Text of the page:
Info on Swami Saccidanandendra?
vidya at CCO.CALTECH.EDU
Tue Dec 3 13:53:59 CST 1996
On Tue, 3 Dec 1996, Anand Hudli wrote:
> Saccidanandendra seems to be quite convinced that the Vivekacudamani
> is not a work of Shankara's, but rather of Shankarananda who also
> wrote a Gita Bhashya. He compares the writing style, choice of terms, etc.,
> and arrives at this conclusion. As you say, he takes the prasthaana traya
> of Shankara as the standard against which he compares any work attributed
> to Shankara.
I didn't know this piece of information. SankarAnanda's AtmapurANa is very
well-known as are his upanishad-dIpikAs. I have not seen vivekacUDAmaNi
attributed to him in the tradtion, but of course it is quite possible for
confusion to arise between SankarAcArya and SankarAnanda in later times.
> On the other hand, given the fact that Swami Chandrasekhara Bharati
> of Sringeri wrote a commentary on the Vivekacudamani, it is clear that
> the treatise is treated as a genuine work of Shankara, in that tradition.
I don't know if Swami Candrasekhara Bharati definitely says something
about the authorship of the vivekacUDAmaNi in his commentary. However, I
do recollect that the first verse, which is a salutation to Govinda is
usually seen as serving the double purpose of saluting kr.shNa and
govinda, Sankara's guru. I can check about this from the commentary, but I
guess the Sringeri tradition does attribute vivekacUDAmaNi to Sankara,
because Swami Abhinava Vidyatirtha says so in his introduction to the
printed edition of his guru's commentary. Significantly, Paul Hacker
thinks that the attribution is genuine, both from applying his criteria of
Sankara's authorship and from the colophons of all extant manuscripts.
This is unlike the case of a text like the dr.g dr.Sya viveka, which is
attributed to Sankara in some manuscripts and to bhAratI tIrtha in others.
> Swami Saccidanandendra similarly analyzes another work attributed to
> Shankara, MahaavaakyadarpaNa, and concludes that it too is a work of
> Shankaraananda. This work is of the same calibre as the Vivekacudamani,
> but is not as popular, for some reason.
> > Finally, I am unaware if the Sringeri tradition has a final view on which
> > works are Sankara's and which are not. True, the Vani Vilas collection of
> > Sankara's works that was sponsored by Sringeri between 1910 and 1920,
> > includes a whole bunch of texts that are doubted by modern scholarship.
> > However, in this collection, manuscripts collected from all over India
> > were collated and published, along with the manuscripts obtained from
> > Sringeri itself. If a manuscript's colophons said that it was composed by
> > Sankara, it was included in the collection. But, rather than discard all
> > the minor texts except upadeSasAhasrI, it would be better to evaluate the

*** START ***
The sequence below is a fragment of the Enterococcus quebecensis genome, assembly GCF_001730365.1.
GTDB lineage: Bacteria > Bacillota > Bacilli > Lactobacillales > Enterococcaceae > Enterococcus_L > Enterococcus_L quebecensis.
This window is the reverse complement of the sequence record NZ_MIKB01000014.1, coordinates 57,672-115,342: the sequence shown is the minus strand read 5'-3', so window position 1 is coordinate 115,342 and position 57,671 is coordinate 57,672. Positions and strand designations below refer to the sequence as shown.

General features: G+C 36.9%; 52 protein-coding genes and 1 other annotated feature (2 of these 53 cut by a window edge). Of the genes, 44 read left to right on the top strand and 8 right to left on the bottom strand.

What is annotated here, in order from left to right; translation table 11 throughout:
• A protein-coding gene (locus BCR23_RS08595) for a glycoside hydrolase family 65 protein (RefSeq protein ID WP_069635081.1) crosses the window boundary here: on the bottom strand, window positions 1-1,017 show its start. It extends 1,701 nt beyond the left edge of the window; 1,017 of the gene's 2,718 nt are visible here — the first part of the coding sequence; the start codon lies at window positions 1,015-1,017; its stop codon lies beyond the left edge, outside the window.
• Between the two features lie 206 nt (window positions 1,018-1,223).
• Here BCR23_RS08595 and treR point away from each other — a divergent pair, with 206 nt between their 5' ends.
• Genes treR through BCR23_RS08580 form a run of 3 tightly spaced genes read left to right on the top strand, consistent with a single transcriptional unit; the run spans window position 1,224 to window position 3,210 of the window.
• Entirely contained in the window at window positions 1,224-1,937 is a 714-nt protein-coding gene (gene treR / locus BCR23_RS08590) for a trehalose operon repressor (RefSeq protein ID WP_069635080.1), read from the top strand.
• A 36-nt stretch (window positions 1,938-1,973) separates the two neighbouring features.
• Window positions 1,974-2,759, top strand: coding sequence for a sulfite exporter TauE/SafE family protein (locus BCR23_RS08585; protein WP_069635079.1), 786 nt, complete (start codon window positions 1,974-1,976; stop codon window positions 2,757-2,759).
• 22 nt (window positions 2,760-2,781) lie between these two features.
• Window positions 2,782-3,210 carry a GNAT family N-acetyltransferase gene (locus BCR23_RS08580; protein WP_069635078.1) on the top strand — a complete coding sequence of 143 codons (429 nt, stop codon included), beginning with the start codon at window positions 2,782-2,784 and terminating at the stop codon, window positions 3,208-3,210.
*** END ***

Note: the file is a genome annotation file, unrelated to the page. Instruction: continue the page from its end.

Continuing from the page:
> > texts on a case by case basis and then come to a conclusion regarding
> > authorship.
> Part of the confusion may arise from the fact that every head of a
> Math is called a Shankaracharya.
> When he writes a book, etc., he may simply add a colophon saying it was
> written by Shankaracharya, and people in another century mistake it to
> be a work of Adi Shankaracharya!
SankarAnanda was a guru of vidyAraNya. It is from around vidyAraNya's time
that one starts seeing evidence for the heads of maThas being called
SankarAcAryas themselves. This could well be a source of mistaken
attribution of texts to Sankara.
> > However, the Swami's contention that one has to go back to Sankara's works
> > to understand advaita vedAnta is well taken. As he points out, the
> > controversy between the later bhAmatI school of vAcaspati miSra and the
> > vivaraNa school of prakASAtman (following padmapAda) has been blown out of
> > proportion and exploited by the dvaitins. He points out very cogently
> > where both vAcaspati miSra's bhAmatI and padmapAda's pancapAdikA differ in
> > crucial concepts from Sankara's bhAshyas on the vedAnta-sUtras and the
> > chAndogya and br.hadAraNyaka upanishads.
> I have heard that in dvaita polemical works there is *no* criticism
> of Shankara's works, but only of the panchapaadikaa and bhaamati and
> their related commentaries. If that is true, it is very interesting.
I don't know about Jayatirtha and others, but Anandatirtha himself
(Madhva) mainly criticizes the views of the ishTa-siddhi, a work by
> Madhusuudana Sarasvati is much closer to Shankara and
> Sureshvara, as far as his philosophy goes, and his advaita siddhi
> has not yet received a significant response from the dvaitins.
Yes, I think so too, although the dvaitins claim that one Ramatirtha
has responded to Madhusudana Saraswati's arguments. S. N. Dasgupta devotes
the better part of one of his volumes of "History of Indian Philosophies"
to the dvaita-advaita debate. It makes for very interesting, although
somewhat dry reading.
More information about the Advaita-l mailing list